“So a tool that might get developed in LSST or the astronomical world could be applicable for Amazon in their commercial world.”
Since speaking to Reuters, Smith has moved on from his job heading AURA to a new position at the U.S. National Science Foundation.
Amazon’s role in the astrodata project would also give it an entry into a market where it is seeking to expand. Amazon — which controls nearly one-third of the global cloud computing business, ahead of rivals Microsoft and Google — has struggled to lure public institutions in Latin America, including research facilities, to store their data online instead of on physical machines.
AWS declined to provide any information on the size of its regional business in Latin America.
Economy Minister Jose Ramon Valente said at last week’s announcement, “Chile has enormous potential in its pristine skies not only in the observation of the universe but also in the amount of data that observation generates.” (VOA)
Kerala is a land of many good things. It has an abundance of nature, culture, art, and food. It is also a place of legend and myth, and is known for its popular folklore, the legend of Yakshi. This is not a popular tale outside the state, but it is common knowledge for travellers, especially those who fare through forests at night.
The legend of the yakshi is believed to be India's equivalent of the Romanian Dracula, except of course, the Yakshi is a female. Many Malayalis believe that the Yakshi wears a white saree and had long hair. She has a particular fragrance, which is believed to be the fragrance of the Indian devil-tree flowers. She seduces travellers with her beauty, and kills them brutally.
Yakshi idol in Veroor, Sri Dharamashastha temple Image source: wikimedia commons
The Yakshi is believed to live in a palm tree which can appear like a palace. Victims are taken here before they are killed. Travellers on highways are often advised not to stop near heavily forested areas, or speak to anyone who closely resembles a Yakshi. Some believe she can change form, while other hold to the belief that she doesn't. after securing her victim, the only trace left behind is body parts like hair, nails, and teeth.
They say, like other ghosts, a Yakshi's feet will not touch the ground. This is something to look out for. Mysterious deaths have been reported across the rural areas in Kerala, and all these have been attributed to the legend.
Keywords: Legends, Yakshi, Urban legend, Ghost, Kerala, Myth, Vampire
The LGBTQ+ acronym stands for Lesbian, Gay, Bisexual, Transgender, Queer, and others. In India LGBTQ+ community also include a specific social group, part religious cult, and part caste: the Hijras. They are culturally defined either as "neither men nor women" or as men who become women by adopting women's dress and behavior. Section 377 of the India Penal code that criminalized all sexual acts "against the order of nature" i.e. engaging in oral sex or anal sex along with other homosexual activities were against the law, ripping homosexual people off of their basic human rights. Thus, the Indian Supreme Court ruled a portion of Section 377 unconstitutional on 6th September 2018.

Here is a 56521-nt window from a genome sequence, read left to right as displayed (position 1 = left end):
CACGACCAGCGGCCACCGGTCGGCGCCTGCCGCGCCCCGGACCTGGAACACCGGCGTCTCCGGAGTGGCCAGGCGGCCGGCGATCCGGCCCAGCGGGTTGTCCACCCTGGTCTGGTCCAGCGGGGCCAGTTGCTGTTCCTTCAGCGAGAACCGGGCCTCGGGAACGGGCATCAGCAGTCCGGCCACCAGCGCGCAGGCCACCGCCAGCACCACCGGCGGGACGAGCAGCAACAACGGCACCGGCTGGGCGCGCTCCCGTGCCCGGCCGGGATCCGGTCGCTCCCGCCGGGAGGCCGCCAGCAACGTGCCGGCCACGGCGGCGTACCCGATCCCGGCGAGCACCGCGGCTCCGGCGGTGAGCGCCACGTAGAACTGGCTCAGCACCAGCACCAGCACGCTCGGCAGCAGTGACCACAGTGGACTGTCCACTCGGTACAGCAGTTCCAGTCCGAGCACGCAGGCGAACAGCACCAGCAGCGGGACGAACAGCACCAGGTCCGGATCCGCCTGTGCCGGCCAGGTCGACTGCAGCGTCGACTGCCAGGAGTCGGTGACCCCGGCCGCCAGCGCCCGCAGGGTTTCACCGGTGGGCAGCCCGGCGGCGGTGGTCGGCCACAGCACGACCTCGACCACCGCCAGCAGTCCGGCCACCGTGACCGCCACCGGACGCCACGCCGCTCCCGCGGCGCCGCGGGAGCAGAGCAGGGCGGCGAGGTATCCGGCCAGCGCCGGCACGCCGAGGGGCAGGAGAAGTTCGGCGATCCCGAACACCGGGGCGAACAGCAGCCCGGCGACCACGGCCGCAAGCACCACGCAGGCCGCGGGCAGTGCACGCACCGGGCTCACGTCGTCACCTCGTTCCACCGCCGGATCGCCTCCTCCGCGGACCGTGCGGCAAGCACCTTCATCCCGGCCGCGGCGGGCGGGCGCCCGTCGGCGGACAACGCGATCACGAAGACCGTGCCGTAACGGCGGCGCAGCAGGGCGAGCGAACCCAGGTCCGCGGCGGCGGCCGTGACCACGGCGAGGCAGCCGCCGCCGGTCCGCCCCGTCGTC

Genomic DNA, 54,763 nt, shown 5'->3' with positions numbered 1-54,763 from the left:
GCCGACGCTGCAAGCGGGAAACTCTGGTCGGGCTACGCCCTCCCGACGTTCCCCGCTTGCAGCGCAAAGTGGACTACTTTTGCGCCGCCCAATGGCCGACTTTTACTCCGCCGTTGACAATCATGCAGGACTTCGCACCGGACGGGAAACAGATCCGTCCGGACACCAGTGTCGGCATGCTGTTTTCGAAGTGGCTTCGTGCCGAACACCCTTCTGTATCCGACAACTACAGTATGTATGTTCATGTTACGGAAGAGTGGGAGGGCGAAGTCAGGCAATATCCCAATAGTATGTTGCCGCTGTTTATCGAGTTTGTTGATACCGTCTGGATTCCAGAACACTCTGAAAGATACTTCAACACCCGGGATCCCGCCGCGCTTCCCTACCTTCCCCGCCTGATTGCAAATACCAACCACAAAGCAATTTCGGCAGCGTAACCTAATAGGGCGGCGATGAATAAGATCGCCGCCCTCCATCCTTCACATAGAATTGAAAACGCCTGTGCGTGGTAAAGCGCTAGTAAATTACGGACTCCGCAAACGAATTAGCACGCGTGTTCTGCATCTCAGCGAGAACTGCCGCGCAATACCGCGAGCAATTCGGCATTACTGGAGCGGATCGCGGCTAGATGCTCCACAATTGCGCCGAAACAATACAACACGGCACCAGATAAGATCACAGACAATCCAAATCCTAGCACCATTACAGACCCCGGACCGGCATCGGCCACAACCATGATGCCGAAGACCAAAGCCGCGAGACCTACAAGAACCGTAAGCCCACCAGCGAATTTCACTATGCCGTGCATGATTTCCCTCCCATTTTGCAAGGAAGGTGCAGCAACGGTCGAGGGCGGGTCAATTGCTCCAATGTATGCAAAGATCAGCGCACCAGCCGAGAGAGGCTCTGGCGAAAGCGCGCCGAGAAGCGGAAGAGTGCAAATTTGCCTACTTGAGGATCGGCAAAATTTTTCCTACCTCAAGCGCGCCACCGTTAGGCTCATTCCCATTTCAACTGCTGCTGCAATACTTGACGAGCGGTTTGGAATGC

But the question is, "was India always against homosexuality"? Has the concept of homosexuality being unnatural existed forever? No, in Indian history and Hinduism homosexuality has never been an offense, in fact in several instances it has been depicted how people embraced their identity, be it sexual identity or gender identity. Section 377 was brought to India by the British in 1862, while India was colonized. Even after the Independence, it was only in 2018 that the Supreme Court ruled it as irrational and illogical.
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Homosexuality in Ancient India
When Supreme Court decriminalized homosexuality in India, there was an uproar about it being a western ideology and liberalism. But in reality, homosexuality has existed since the time of the Vedas. The Gay and Lesbian Vaishnava Association (GALVA) researched and discovered that it was around 3102 B.C. (during the Vedic Age) that homosexuality or non-normative sexual identity was recognized as "Tritiya Prakriti", or the third nature. Ancient India not only made mentions of homosexuality but accepted it as well.
Hinduism is the most vastly followed religion in India. Hinduism does not explicitly mention homosexuality however it does contain a homosexual theme and characters in its text. There have been various instances in our scriptures and texts that have introduced us to LGBT+ characters such as the androgynous form of Shiva and Parvati Ardhanariswara meaning "the half-female lord". One of the most popular and ancient texts on sexuality, eroticism, and emotional fulfillment of life, "Kamasutra" has a complete chapter dedicated to homosexuality and homosexual sex. Numerous Hindu sculptures and temples have statues depicting homosexual activities.